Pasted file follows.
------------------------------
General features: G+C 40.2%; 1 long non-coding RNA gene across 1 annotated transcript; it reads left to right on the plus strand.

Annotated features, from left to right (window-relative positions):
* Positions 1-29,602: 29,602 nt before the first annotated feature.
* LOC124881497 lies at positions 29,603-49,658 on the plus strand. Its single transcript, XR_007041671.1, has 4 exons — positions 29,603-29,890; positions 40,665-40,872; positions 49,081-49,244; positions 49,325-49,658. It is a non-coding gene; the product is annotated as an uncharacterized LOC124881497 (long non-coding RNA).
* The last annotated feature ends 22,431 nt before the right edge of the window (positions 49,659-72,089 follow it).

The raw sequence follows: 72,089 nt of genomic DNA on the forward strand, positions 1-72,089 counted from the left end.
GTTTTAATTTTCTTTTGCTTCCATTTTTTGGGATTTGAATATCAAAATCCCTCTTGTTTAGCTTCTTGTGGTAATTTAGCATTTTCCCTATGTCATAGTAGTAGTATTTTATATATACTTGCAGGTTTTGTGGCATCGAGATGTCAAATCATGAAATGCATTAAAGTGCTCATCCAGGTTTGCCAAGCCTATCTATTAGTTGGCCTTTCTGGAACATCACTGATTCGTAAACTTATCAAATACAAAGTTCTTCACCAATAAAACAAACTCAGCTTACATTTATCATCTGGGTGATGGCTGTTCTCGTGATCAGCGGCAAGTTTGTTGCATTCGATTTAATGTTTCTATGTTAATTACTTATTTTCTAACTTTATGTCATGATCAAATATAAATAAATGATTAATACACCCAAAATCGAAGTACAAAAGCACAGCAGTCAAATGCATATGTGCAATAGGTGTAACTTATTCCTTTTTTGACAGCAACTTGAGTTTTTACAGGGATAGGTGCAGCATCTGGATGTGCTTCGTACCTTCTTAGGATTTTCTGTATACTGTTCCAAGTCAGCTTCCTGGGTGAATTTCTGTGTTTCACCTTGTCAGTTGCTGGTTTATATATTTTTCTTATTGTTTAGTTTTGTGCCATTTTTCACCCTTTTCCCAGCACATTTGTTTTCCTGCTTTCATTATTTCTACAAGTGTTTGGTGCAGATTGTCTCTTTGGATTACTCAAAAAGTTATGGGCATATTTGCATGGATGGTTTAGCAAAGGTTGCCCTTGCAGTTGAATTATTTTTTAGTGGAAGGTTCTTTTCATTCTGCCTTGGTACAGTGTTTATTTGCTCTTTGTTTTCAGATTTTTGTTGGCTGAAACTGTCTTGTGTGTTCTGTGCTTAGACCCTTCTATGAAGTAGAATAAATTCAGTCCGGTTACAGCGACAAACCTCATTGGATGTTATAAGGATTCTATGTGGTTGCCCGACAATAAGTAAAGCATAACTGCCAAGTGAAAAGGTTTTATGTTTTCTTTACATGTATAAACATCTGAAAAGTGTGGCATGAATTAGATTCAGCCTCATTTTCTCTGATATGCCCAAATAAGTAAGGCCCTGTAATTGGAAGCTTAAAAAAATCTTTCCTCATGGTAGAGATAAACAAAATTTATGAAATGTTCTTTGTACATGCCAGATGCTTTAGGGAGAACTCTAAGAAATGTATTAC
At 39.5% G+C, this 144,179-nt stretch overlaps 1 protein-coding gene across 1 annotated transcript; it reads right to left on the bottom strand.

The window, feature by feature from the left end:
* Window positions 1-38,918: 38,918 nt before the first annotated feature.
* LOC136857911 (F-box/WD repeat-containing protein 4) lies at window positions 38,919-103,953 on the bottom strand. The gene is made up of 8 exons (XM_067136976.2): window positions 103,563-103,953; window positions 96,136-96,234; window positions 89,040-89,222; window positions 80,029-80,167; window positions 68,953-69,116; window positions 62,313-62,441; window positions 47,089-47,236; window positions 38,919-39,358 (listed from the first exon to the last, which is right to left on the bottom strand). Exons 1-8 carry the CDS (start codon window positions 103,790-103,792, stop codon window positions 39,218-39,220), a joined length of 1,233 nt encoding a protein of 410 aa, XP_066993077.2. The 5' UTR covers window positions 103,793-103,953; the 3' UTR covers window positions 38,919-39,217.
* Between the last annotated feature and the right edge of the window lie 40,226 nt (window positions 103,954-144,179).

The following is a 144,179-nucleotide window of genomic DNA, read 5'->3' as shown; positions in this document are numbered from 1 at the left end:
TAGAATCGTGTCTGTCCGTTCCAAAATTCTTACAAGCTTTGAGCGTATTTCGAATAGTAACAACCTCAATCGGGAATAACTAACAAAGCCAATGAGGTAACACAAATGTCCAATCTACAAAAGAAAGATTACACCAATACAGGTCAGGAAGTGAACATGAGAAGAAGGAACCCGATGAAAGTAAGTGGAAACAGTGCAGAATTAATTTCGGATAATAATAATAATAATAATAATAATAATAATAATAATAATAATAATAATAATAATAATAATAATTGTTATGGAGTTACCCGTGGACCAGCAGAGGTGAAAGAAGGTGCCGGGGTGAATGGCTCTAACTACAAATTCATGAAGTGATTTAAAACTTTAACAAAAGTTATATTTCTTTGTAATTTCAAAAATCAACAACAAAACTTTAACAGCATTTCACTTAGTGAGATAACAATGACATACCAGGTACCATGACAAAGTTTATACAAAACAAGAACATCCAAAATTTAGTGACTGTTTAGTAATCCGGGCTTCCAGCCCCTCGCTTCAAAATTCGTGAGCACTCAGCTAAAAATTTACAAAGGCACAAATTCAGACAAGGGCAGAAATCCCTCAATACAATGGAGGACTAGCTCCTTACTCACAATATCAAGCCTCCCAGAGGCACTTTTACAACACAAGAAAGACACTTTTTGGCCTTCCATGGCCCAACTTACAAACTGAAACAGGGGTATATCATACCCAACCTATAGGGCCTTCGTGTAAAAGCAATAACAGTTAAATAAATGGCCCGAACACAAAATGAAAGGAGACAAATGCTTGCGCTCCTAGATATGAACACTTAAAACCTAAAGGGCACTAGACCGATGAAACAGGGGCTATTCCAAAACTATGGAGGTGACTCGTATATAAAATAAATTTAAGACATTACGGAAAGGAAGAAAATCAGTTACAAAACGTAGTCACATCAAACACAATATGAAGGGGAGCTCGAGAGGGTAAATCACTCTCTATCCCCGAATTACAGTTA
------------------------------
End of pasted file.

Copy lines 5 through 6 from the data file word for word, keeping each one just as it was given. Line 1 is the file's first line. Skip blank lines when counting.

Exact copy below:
* The last annotated feature ends 22,431 nt before the right edge of the window (positions 49,659-72,089 follow it).

The raw sequence follows: 72,089 nt of genomic DNA on the forward strand, positions 1-72,089 counted from the left end.